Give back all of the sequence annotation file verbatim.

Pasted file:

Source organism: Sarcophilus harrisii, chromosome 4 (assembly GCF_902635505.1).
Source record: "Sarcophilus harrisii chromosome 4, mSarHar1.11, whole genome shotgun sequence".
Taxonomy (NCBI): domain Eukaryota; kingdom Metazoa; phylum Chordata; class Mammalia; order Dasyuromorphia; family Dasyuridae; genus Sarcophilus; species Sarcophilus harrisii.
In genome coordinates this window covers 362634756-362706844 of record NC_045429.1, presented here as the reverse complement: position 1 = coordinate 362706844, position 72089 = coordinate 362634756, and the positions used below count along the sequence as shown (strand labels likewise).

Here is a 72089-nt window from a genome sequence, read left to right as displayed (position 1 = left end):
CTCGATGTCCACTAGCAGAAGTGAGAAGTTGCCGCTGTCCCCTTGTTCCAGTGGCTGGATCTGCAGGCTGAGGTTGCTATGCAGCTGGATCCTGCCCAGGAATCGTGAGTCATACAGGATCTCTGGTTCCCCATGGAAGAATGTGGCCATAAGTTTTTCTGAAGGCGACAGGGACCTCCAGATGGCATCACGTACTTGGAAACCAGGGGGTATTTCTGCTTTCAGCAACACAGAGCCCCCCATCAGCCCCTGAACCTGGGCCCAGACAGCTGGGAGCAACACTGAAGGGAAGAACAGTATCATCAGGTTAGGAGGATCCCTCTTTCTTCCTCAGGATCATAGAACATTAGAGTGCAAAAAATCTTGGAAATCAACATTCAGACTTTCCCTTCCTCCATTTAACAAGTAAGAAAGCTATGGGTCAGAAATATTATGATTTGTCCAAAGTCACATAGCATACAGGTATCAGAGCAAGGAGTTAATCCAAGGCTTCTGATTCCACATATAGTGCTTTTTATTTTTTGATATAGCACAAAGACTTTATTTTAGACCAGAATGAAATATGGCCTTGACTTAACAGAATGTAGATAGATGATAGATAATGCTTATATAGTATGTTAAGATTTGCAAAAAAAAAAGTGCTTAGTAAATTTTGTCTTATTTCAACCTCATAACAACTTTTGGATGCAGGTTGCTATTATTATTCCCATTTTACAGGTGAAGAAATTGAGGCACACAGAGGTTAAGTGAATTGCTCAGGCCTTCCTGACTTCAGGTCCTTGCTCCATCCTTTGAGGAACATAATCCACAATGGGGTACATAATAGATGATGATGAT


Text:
Source organism: Sarcophilus harrisii, chromosome 4 (assembly GCF_902635505.1).
Source record: "Sarcophilus harrisii chromosome 4, mSarHar1.11, whole genome shotgun sequence".
Taxonomy (NCBI): domain Eukaryota; kingdom Metazoa; phylum Chordata; class Mammalia; order Dasyuromorphia; family Dasyuridae; genus Sarcophilus; species Sarcophilus harrisii.
In genome coordinates this window covers 362634756-362706844 of record NC_045429.1, presented here as the reverse complement: position 1 = coordinate 362706844, position 72089 = coordinate 362634756, and the positions used below count along the sequence as shown (strand labels likewise).

Here is a 72089-nt window from a genome sequence, read left to right as displayed (position 1 = left end):
CTCGATGTCCACTAGCAGAAGTGAGAAGTTGCCGCTGTCCCCTTGTTCCAGTGGCTGGATCTGCAGGCTGAGGTTGCTATGCAGCTGGATCCTGCCCAGGAATCGTGAGTCATACAGGATCTCTGGTTCCCCATGGAAGAATGTGGCCATAAGTTTTTCTGAAGGCGACAGGGACCTCCAGATGGCATCACGTACTTGGAAACCAGGGGGTATTTCTGCTTTCAGCAACACAGAGCCCCCCATCAGCCCCTGAACCTGGGCCCAGACAGCTGGGAGCAACACTGAAGGGAAGAACAGTATCATCAGGTTAGGAGGATCCCTCTTTCTTCCTCAGGATCATAGAACATTAGAGTGCAAAAAATCTTGGAAATCAACATTCAGACTTTCCCTTCCTCCATTTAACAAGTAAGAAAGCTATGGGTCAGAAATATTATGATTTGTCCAAAGTCACATAGCATACAGGTATCAGAGCAAGGAGTTAATCCAAGGCTTCTGATTCCACATATAGTGCTTTTTATTTTTTGATATAGCACAAAGACTTTATTTTAGACCAGAATGAAATATGGCCTTGACTTAACAGAATGTAGATAGATGATAGATAATGCTTATATAGTATGTTAAGATTTGCAAAAAAAAAAGTGCTTAGTAAATTTTGTCTTATTTCAACCTCATAACAACTTTTGGATGCAGGTTGCTATTATTATTCCCATTTTACAGGTGAAGAAATTGAGGCACACAGAGGTTAAGTGAATTGCTCAGGCCTTCCTGACTTCAGGTCCTTGCTCCATCCTTTGAGGAACATAATCCACAATGGGGTACATAATAGATGATGATGAT